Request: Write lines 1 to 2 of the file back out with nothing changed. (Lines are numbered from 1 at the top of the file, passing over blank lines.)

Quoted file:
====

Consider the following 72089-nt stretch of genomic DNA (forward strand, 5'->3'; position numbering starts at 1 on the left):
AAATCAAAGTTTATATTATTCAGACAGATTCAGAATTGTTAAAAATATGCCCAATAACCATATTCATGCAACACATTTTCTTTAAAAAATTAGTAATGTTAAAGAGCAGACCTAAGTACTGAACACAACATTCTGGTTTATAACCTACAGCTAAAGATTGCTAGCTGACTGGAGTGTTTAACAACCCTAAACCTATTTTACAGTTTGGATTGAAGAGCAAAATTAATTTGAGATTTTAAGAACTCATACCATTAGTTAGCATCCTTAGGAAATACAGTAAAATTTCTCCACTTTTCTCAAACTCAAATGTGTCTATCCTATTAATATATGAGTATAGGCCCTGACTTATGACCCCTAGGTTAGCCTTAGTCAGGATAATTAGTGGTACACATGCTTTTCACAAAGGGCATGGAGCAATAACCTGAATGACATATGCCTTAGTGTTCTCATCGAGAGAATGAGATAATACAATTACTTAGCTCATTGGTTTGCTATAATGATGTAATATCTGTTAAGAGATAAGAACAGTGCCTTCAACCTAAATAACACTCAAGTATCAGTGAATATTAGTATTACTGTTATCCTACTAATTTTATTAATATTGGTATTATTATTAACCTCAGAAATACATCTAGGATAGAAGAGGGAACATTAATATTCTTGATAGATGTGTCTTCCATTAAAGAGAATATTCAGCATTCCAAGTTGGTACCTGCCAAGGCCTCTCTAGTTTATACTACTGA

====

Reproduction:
Consider the following 72089-nt stretch of genomic DNA (forward strand, 5'->3'; position numbering starts at 1 on the left):
AAATCAAAGTTTATATTATTCAGACAGATTCAGAATTGTTAAAAATATGCCCAATAACCATATTCATGCAACACATTTTCTTTAAAAAATTAGTAATGTTAAAGAGCAGACCTAAGTACTGAACACAACATTCTGGTTTATAACCTACAGCTAAAGATTGCTAGCTGACTGGAGTGTTTAACAACCCTAAACCTATTTTACAGTTTGGATTGAAGAGCAAAATTAATTTGAGATTTTAAGAACTCATACCATTAGTTAGCATCCTTAGGAAATACAGTAAAATTTCTCCACTTTTCTCAAACTCAAATGTGTCTATCCTATTAATATATGAGTATAGGCCCTGACTTATGACCCCTAGGTTAGCCTTAGTCAGGATAATTAGTGGTACACATGCTTTTCACAAAGGGCATGGAGCAATAACCTGAATGACATATGCCTTAGTGTTCTCATCGAGAGAATGAGATAATACAATTACTTAGCTCATTGGTTTGCTATAATGATGTAATATCTGTTAAGAGATAAGAACAGTGCCTTCAACCTAAATAACACTCAAGTATCAGTGAATATTAGTATTACTGTTATCCTACTAATTTTATTAATATTGGTATTATTATTAACCTCAGAAATACATCTAGGATAGAAGAGGGAACATTAATATTCTTGATAGATGTGTCTTCCATTAAAGAGAATATTCAGCATTCCAAGTTGGTACCTGCCAAGGCCTCTCTAGTTTATACTACTGA